While Edward Bellamy never stated the sources for the ideas which he included in his utopian fiction Looking Backward published in 1888, it is entirely possible that he was familiar with Josiah Warren’s publications, primarily his 1847 book Equitable Commerce, since both lived in Massachusetts in the 1860s and ‘70s, and Bellamy was known to have an extensive library.

Not until Kat Kinkade developed the vacation-credit labor system at Twin Oaks Community in the summer of 1967 would a successful communal labor-credit system be invented. Edward Bellamy had included a time-based “credit card” system in his Looking Backward utopian fiction, and from this the Harvard psychologist B. F. Skinner got the idea that a community could use ledger accounts for managing individual labor contributions with no form of exchange of anything like coins or scrip [i.e., paper bills]. In his utopian fiction Walden Two (1948) Skinner wrote, “Bellamy suggested the principle in Looking Backward.” (Kinkade, p. 45; Skinner, 2005, p. 46)

Warren, Bellamy, Skinner, and others have also suggested rewarding labor differently for different types of work in communal society. For about ten years Walden House in Washington D.C., Twin Oaks Community in Virginia, and East Wind Community in Missouri all experimented with “variable-credit labor systems” from 1966 until about 1976, rewarding some work done with more labor-credits than other work, until members decided to value equally all labor that benefits the community. It is an important lesson to keep in mind that variable compensation for labor is an aspect of monetary economics, while being both impractical and anathema to time-based economics, which values all labor equally, from childcare to corporate governance.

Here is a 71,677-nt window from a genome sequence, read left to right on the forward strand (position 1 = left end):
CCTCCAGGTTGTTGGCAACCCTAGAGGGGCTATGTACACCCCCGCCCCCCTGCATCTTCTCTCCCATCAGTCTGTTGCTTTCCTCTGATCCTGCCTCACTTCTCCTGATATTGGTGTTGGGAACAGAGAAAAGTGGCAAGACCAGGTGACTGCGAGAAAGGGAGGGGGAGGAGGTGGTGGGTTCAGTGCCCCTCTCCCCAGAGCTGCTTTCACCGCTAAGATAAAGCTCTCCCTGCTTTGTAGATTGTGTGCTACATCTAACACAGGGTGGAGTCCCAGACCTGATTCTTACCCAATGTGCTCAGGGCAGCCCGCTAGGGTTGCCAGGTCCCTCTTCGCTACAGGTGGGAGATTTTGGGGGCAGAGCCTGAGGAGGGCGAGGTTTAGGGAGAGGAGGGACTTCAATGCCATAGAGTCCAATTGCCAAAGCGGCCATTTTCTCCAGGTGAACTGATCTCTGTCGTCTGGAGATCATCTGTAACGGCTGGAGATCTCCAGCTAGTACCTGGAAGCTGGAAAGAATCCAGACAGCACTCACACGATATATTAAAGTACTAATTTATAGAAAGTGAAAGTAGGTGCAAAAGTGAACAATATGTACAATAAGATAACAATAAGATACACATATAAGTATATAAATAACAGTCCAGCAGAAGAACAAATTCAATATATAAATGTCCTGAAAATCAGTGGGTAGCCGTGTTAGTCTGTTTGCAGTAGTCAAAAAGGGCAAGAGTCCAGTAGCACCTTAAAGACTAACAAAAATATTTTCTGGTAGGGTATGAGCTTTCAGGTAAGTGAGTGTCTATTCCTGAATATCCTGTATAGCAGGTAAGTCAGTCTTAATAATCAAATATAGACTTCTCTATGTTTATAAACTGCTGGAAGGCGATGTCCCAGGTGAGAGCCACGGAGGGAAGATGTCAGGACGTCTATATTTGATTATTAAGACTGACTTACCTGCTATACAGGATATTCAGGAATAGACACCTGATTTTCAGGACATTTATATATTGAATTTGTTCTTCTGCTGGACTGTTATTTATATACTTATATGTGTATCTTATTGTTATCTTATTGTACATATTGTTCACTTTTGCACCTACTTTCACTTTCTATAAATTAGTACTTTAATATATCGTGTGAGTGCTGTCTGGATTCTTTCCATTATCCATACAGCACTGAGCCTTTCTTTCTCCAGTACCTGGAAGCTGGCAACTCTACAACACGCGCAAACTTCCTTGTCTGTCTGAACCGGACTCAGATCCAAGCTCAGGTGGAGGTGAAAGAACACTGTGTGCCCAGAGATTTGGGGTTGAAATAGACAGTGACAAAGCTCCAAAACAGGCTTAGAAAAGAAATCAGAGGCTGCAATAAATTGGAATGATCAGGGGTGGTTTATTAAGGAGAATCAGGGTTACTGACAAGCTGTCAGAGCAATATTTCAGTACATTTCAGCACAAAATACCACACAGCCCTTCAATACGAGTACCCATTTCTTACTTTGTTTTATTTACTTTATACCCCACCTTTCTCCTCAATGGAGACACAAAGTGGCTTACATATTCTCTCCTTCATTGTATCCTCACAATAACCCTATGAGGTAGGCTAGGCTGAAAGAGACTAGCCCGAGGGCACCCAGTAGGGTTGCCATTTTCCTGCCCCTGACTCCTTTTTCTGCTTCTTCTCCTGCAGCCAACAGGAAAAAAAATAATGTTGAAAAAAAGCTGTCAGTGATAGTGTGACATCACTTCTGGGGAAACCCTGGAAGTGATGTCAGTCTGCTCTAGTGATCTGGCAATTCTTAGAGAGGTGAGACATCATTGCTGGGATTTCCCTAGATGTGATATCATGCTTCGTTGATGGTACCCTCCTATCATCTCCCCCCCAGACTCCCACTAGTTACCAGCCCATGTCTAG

Building upon Skinner’s idea of ledger accounts, Kat Kinkade’s brilliant innovation, called by the present author the “vacation-credit labor system,” involves the whole community agreeing to set for themselves a weekly work quota that all members agree to meet, with vacation time earned when a member works over-quota. Working “under-quota” requires making up the difference in following weeks. This time-based economy, called at Twin Oaks simply the “labor-credit system,” became as Twin Oaks member Mala stated to a reporter, “the glue that keeps this community together.” (Mala, quoted in Rems, 2003) Different versions of the vacation-credit labor system have since been adopted by other communal groups, many of which have been or are networked in the Federation of Egalitarian Communities (FEC).